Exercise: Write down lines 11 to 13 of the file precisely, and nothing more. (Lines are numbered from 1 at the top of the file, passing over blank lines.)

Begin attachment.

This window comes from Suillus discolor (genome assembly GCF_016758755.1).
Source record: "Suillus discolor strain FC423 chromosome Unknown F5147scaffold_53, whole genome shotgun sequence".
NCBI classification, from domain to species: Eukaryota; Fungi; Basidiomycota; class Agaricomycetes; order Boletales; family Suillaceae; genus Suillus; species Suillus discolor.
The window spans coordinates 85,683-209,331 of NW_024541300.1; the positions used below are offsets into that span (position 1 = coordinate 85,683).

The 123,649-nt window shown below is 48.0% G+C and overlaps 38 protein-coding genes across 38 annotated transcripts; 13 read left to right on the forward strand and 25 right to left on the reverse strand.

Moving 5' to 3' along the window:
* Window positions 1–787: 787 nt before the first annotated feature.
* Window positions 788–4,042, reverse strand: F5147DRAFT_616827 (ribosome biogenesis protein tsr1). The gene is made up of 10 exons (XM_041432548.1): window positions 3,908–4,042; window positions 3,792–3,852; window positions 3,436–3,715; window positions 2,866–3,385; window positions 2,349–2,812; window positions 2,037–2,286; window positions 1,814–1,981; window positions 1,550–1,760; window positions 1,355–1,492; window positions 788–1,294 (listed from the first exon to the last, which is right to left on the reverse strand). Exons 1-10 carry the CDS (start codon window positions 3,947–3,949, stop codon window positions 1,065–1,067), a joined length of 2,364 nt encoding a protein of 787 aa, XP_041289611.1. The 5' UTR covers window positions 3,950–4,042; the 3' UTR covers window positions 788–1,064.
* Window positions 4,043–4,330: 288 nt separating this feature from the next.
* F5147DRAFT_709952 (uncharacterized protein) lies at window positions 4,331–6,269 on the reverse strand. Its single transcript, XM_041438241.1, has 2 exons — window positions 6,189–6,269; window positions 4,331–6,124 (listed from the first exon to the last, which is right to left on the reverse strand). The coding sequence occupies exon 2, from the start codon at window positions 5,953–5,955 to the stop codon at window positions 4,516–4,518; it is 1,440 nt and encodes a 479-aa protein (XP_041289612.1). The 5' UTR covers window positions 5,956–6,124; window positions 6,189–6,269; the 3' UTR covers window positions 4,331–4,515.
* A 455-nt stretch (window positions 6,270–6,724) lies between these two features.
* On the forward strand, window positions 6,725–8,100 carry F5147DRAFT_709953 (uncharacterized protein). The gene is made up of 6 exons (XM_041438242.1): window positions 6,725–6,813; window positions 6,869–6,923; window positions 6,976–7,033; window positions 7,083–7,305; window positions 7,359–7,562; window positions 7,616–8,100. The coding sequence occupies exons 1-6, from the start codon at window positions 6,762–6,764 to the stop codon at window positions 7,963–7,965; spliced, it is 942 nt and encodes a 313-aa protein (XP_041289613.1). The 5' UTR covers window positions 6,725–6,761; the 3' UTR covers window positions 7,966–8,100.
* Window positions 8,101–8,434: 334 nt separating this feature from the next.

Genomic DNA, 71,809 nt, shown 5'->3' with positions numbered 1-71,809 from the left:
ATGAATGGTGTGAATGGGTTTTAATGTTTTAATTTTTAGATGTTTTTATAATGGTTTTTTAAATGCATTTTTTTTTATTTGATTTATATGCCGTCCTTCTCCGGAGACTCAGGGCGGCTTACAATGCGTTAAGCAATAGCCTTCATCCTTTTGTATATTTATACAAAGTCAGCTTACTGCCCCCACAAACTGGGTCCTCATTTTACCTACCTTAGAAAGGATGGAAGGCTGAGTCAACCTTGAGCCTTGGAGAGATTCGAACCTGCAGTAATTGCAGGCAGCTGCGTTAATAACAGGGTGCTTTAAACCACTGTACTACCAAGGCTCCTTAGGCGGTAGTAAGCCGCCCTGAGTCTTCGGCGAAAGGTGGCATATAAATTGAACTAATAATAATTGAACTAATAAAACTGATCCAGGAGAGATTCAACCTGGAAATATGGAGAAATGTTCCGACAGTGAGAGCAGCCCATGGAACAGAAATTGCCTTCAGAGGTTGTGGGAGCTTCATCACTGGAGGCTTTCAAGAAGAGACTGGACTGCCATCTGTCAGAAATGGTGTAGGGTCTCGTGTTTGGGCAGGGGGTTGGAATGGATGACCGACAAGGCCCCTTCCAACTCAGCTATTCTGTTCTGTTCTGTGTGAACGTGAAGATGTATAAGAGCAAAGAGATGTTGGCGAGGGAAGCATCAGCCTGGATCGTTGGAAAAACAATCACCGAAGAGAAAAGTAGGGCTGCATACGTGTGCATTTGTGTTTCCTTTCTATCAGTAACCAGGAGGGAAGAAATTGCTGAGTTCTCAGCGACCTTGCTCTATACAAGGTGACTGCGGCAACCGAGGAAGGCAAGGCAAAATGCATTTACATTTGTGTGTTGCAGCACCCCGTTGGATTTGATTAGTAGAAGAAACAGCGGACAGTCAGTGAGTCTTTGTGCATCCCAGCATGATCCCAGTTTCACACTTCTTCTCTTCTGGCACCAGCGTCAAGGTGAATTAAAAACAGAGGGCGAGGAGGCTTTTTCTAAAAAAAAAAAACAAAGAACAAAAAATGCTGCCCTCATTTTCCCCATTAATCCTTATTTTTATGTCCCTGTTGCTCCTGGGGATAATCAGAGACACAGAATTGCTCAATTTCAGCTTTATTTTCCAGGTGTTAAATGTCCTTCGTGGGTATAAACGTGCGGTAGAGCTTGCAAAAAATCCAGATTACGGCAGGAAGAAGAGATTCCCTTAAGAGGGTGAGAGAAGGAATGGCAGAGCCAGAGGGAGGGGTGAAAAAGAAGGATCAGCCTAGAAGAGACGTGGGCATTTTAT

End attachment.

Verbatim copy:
* A 455-nt stretch (window positions 6,270–6,724) lies between these two features.
* On the forward strand, window positions 6,725–8,100 carry F5147DRAFT_709953 (uncharacterized protein). The gene is made up of 6 exons (XM_041438242.1): window positions 6,725–6,813; window positions 6,869–6,923; window positions 6,976–7,033; window positions 7,083–7,305; window positions 7,359–7,562; window positions 7,616–8,100. The coding sequence occupies exons 1-6, from the start codon at window positions 6,762–6,764 to the stop codon at window positions 7,963–7,965; spliced, it is 942 nt and encodes a 313-aa protein (XP_041289613.1). The 5' UTR covers window positions 6,725–6,761; the 3' UTR covers window positions 7,966–8,100.
* Window positions 8,101–8,434: 334 nt separating this feature from the next.